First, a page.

The host command performs DNS lookups. Give it a domain name and you’ll see the associated IP address. Give it an IP address and you’ll see the associated domain name.
The host is a simple and essential command line tool. It is used for the following purposes:
- Performing DNS name lookups.
- Finding the IP address of a host or vice versa.
- List and validate various types of DNS resource records such as as NS and MX names.
- Verify ISP dns server and Internet connectivity.
- Verify spam and blacklisting records.
- Verifying and troubleshooting dns server problems.
Use host command to resolve a host name into an Internet Protocol (IP) address or an IP address into a host name.
The basic syntax:
host host-name-here [DNS-Server-Name-Here]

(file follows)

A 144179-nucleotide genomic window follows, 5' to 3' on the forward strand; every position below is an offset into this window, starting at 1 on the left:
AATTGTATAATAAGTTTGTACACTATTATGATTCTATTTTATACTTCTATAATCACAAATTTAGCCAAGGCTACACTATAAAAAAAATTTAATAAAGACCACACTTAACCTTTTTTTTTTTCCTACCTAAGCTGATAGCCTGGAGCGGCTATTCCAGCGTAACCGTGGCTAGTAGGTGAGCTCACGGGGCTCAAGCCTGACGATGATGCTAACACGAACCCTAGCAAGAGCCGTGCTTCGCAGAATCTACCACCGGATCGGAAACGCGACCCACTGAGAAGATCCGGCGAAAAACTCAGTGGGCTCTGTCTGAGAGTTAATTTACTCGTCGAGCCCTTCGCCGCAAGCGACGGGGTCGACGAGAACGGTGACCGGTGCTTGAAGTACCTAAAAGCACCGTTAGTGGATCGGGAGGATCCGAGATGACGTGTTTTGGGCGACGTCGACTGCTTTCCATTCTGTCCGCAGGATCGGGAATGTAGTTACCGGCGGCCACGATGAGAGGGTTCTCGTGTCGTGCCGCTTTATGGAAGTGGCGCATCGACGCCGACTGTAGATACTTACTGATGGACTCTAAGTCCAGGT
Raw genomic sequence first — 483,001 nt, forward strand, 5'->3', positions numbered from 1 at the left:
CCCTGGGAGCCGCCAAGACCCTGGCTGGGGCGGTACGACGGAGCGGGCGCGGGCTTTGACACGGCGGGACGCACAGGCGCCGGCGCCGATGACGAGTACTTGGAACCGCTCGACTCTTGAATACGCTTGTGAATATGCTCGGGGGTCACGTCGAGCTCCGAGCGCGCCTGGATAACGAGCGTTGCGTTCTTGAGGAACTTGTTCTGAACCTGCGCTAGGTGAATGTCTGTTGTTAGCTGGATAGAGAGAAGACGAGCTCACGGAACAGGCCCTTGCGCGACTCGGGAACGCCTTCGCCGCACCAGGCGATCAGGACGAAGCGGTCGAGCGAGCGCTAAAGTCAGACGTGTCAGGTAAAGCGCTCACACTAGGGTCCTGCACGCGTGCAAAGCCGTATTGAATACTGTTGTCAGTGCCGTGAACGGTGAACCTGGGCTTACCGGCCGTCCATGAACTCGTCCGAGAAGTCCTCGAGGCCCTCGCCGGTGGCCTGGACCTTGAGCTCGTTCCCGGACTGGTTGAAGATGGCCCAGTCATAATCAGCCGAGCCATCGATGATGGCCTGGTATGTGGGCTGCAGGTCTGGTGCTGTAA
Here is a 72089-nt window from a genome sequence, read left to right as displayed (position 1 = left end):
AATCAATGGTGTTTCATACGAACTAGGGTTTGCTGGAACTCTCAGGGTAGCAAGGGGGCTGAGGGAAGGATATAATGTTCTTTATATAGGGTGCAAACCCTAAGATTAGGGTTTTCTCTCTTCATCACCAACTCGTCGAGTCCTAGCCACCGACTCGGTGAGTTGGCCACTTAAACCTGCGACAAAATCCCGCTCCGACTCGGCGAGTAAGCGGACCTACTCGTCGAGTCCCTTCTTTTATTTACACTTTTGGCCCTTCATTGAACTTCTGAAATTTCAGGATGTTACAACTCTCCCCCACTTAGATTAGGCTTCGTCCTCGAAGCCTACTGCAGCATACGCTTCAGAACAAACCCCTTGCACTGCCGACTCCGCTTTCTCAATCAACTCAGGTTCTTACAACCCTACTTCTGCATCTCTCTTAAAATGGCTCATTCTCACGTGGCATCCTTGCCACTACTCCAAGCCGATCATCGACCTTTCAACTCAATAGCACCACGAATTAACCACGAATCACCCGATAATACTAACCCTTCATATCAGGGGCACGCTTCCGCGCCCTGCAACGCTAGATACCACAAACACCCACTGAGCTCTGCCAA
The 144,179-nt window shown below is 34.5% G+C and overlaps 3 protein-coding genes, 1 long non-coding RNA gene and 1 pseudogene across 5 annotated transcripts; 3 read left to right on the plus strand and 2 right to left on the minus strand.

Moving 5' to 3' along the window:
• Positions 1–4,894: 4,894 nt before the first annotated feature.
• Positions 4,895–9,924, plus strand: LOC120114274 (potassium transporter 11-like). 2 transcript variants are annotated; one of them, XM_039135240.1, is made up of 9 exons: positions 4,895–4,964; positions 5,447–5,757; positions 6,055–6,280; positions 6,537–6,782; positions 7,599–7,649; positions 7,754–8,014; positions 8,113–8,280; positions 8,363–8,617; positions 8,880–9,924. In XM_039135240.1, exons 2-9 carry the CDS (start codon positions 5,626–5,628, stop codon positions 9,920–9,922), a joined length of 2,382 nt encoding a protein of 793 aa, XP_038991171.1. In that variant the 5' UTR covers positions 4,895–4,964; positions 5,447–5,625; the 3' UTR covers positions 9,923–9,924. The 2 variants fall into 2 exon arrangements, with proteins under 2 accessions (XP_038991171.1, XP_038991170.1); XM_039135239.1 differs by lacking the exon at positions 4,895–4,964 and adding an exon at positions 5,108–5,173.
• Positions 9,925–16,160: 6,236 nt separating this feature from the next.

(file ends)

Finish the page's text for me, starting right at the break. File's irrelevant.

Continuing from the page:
host [options] IPAddress | Hostname [DNS-Server-Name-Here]
List of DNS record types
Before you use the host command you should aware of common types of resource records of the DNS. Here are most common resource records:
|A||IPv4 IP address||192.168.1.5 or 126.96.36.199|
|AAAA||IPv6 IP address||2607:f0d0:1002:51::4|
|CNAME||Canonical name record (Alias)||s0.cyberciti.org is an alias
|MX||Email server host names||smtp.cyberciti.biz or mx1.nixcraft.com|
|NS||Name (DNS) server names||ns1.cyberciti.biz or ns-243.awsdns-30.com|
|PTR||Pointer to a canonical name.
Mostly used for implementing reverse DNS lookups
|SOA||Authoritative information about a DNS zone||see below|
|TXT||Text record||see below|
By default, host command looks for A, AAAA, and MX records only.
Host command examples
Let us see how to use host command on Linux and Unix. You need to give a hostname or an IP address as an argument to get various information about that host. Open the Terminal applications and type the following commands.
Find the IP address of a Hostname
To find the address of a host machine called wks05, run: